Imaginary Conversations of Literary Men and Statesmen, Volume 2

H. Colburn, 1826 - 632 pagina's
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Pagina 389 - We are what suns and winds and waters make us; The mountains are our sponsors, and the rills Fashion and win their nursling with their smiles.
Pagina 462 - I do not know what I may appear to the world, but to myself I seem to have been only like a boy playing on the sea-shore, and diverting myself in now and then finding a smoother pebble or a prettier shell than ordinary, whilst the great ocean of truth lay all undiscovered before me.
Pagina 422 - He will look out upon the world and know its secret. By contact with divine things, he will become divine. His will be the perfect life, and his only.
Pagina 343 - It says, not one or two paths, but all : for vice hath one or two passably pleasant in the season, if we could forget that, when we would return, the road is difficult to find, and must be picked out in the dark. Imagine anything in the semblance of a duty attended by regret and sorrow, and be assured that Holiness has no concern in it. Admonition...
Pagina 4 - ... of beatitude. We enter our studies, and enjoy a society which we alone can bring together. We raise no jealousy by conversing; with one in preference to another ; we give no offence to the most illustrious, by questioning him as long as we will, and leaving him as abruptly^ Diversity of opinion raises no tumult in our presence ; each interlocutor stands before us, speaks, or is silent, and we adjourn or decide the business at our leisure. Nothing is past which we desire to be present; and we...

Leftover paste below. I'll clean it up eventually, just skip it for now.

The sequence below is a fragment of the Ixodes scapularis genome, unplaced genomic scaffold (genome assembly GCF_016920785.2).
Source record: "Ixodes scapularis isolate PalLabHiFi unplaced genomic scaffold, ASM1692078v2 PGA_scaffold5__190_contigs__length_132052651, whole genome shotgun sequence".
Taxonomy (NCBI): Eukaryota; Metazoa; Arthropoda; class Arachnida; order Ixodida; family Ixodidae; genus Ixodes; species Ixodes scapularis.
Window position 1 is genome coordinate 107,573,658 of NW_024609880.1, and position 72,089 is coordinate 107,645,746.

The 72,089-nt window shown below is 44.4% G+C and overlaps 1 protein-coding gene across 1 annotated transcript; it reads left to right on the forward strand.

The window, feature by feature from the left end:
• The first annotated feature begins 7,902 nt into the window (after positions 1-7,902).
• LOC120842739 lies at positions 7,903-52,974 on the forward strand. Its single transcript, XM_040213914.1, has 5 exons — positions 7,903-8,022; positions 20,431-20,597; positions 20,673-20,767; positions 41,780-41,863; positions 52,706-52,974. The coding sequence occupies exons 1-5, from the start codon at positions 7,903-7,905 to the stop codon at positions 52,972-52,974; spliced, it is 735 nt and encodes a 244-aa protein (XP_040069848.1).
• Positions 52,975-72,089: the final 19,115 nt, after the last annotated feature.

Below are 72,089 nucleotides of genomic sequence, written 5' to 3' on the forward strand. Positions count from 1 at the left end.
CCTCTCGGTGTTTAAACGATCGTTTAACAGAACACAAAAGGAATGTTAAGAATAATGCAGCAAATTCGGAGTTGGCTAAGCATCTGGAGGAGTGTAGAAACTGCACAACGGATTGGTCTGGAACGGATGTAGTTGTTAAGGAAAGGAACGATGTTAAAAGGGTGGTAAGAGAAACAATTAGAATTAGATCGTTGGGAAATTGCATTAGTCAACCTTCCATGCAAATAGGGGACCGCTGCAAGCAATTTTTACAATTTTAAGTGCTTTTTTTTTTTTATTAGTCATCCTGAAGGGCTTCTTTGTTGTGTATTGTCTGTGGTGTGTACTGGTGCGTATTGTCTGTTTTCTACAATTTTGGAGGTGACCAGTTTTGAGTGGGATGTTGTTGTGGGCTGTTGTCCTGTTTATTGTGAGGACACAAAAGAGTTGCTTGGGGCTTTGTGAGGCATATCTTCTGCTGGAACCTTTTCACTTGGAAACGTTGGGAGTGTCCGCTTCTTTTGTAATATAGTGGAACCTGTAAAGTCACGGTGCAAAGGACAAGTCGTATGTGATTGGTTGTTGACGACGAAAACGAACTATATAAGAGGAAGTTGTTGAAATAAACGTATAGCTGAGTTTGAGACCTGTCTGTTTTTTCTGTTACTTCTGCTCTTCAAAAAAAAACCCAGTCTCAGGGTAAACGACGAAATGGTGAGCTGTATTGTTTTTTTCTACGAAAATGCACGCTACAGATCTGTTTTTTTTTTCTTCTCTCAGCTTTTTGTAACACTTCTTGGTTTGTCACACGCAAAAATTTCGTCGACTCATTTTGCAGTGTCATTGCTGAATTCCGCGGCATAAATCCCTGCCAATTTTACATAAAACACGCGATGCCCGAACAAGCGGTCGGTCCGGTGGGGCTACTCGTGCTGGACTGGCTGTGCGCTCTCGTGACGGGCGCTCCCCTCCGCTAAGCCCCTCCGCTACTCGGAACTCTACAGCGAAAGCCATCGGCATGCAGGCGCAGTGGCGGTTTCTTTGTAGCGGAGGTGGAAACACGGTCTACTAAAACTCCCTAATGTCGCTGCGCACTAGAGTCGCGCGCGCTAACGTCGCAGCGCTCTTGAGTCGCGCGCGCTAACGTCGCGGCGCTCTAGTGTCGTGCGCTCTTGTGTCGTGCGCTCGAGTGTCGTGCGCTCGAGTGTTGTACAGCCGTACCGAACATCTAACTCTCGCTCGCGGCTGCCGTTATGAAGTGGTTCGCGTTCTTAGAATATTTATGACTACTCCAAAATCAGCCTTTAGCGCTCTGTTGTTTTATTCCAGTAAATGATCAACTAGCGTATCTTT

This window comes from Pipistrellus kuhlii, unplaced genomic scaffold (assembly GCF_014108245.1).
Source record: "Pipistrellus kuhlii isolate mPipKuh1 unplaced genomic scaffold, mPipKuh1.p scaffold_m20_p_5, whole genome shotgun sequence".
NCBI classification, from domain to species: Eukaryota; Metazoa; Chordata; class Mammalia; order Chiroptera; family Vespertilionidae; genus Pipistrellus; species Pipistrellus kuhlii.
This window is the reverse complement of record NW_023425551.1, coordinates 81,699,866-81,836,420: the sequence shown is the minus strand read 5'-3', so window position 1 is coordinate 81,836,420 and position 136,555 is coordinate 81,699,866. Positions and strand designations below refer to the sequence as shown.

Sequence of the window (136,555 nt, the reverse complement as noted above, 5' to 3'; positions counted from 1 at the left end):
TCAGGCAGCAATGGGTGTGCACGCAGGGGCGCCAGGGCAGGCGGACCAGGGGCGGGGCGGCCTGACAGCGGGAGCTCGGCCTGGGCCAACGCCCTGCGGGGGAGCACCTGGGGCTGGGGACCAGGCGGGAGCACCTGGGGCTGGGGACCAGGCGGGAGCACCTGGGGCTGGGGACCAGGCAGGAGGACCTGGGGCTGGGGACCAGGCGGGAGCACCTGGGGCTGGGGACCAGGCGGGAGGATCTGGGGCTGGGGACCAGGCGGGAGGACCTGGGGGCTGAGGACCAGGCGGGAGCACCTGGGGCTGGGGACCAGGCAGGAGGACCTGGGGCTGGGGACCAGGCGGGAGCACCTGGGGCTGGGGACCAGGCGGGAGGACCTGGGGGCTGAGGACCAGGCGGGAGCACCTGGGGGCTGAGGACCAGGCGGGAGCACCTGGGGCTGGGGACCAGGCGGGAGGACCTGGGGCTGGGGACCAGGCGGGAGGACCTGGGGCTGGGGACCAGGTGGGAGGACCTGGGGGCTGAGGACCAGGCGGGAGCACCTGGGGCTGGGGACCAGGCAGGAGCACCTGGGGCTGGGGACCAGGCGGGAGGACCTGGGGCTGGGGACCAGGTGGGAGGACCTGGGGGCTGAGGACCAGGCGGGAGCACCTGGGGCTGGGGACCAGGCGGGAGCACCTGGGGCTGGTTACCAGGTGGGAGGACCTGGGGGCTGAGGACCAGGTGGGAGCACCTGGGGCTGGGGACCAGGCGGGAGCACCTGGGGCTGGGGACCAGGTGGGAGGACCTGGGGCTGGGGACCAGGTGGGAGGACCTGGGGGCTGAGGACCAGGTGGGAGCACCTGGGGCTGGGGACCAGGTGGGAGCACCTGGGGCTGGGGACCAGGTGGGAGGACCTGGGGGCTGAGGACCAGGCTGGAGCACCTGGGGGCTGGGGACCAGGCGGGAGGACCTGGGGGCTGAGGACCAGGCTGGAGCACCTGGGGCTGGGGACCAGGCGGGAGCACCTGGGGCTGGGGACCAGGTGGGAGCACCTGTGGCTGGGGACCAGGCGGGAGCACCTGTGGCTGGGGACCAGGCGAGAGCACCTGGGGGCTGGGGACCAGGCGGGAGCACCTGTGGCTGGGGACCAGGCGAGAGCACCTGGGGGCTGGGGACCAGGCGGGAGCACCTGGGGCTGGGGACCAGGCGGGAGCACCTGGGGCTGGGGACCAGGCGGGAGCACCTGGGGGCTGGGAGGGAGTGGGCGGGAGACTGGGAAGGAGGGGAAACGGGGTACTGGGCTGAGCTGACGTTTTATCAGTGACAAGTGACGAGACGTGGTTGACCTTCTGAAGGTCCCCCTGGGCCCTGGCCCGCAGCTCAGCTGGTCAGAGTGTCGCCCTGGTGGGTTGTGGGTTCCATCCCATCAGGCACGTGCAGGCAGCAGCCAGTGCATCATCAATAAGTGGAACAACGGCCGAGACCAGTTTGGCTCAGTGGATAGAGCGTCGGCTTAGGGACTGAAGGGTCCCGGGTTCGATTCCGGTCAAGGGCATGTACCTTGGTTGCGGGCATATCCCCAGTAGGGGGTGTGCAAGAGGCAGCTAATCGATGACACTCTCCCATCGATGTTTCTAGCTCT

Pagina 461 - ... who stand at the bottom and never mounted it, can compare it with few only, and with those imperfectly. Until a short time ago I could have conversed more fluently about Plato than I can at present : I had read all the titles to...
Pagina 229 - The nether orange, mix'd with grey. This hairy meteor did denounce The fall of sceptres and of crowns ; With grisly type did represent Declining age of government ; And tell, with hieroglyphic spade, Its own grave and the state's were made...
Pagina 220 - ... war! With fear my spirits and my blood retire, To see the seraphs sunk in clouds of fire; But when, with eager steps, from hence I rise, And view the first gay scenes of Paradise, What tongue, what words of rapture, can express A vision so profuse of pleasantness!
Pagina 194 - ... that his enemies dreaded him, as something more than mortal ; and both friends and foes believed him to act always by a peculiar impulse and direction from the gods. His merit however was wholly military, void of every accomplishment of learning, which he openly affected to despise; so that Arpinum had the singular felicity to produce the most glorious contemner as well as the most illustrious improver of the
Pagina 84 - ... into his heart by the music of thy discourse. Teach him to live unto God and unto thee : and he will discover that women, like the plants in woods, derive their softness and tenderness from the shade.

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